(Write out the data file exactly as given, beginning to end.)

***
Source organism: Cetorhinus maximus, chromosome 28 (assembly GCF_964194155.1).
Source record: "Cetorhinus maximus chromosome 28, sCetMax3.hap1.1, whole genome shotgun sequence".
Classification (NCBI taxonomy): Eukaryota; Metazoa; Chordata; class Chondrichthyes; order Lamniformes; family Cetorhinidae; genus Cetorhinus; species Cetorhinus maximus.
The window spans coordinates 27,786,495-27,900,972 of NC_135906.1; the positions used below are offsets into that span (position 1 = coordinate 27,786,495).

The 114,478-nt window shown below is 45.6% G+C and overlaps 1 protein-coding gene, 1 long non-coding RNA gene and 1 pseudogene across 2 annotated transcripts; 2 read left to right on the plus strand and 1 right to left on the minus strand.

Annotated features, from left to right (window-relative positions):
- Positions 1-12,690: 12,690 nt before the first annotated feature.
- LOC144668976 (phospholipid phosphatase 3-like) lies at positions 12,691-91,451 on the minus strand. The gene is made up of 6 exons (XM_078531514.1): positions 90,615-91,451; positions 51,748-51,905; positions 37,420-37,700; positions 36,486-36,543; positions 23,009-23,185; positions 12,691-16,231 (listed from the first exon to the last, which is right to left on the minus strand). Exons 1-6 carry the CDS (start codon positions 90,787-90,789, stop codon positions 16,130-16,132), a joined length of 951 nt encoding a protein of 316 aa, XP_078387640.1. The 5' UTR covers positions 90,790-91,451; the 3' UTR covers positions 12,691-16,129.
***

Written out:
Source organism: Cetorhinus maximus, chromosome 28 (assembly GCF_964194155.1).
Source record: "Cetorhinus maximus chromosome 28, sCetMax3.hap1.1, whole genome shotgun sequence".
Classification (NCBI taxonomy): Eukaryota; Metazoa; Chordata; class Chondrichthyes; order Lamniformes; family Cetorhinidae; genus Cetorhinus; species Cetorhinus maximus.
The window spans coordinates 27,786,495-27,900,972 of NC_135906.1; the positions used below are offsets into that span (position 1 = coordinate 27,786,495).

The 114,478-nt window shown below is 45.6% G+C and overlaps 1 protein-coding gene, 1 long non-coding RNA gene and 1 pseudogene across 2 annotated transcripts; 2 read left to right on the plus strand and 1 right to left on the minus strand.

Annotated features, from left to right (window-relative positions):
- Positions 1-12,690: 12,690 nt before the first annotated feature.
- LOC144668976 (phospholipid phosphatase 3-like) lies at positions 12,691-91,451 on the minus strand. The gene is made up of 6 exons (XM_078531514.1): positions 90,615-91,451; positions 51,748-51,905; positions 37,420-37,700; positions 36,486-36,543; positions 23,009-23,185; positions 12,691-16,231 (listed from the first exon to the last, which is right to left on the minus strand). Exons 1-6 carry the CDS (start codon positions 90,787-90,789, stop codon positions 16,130-16,132), a joined length of 951 nt encoding a protein of 316 aa, XP_078387640.1. The 5' UTR covers positions 90,790-91,451; the 3' UTR covers positions 12,691-16,129.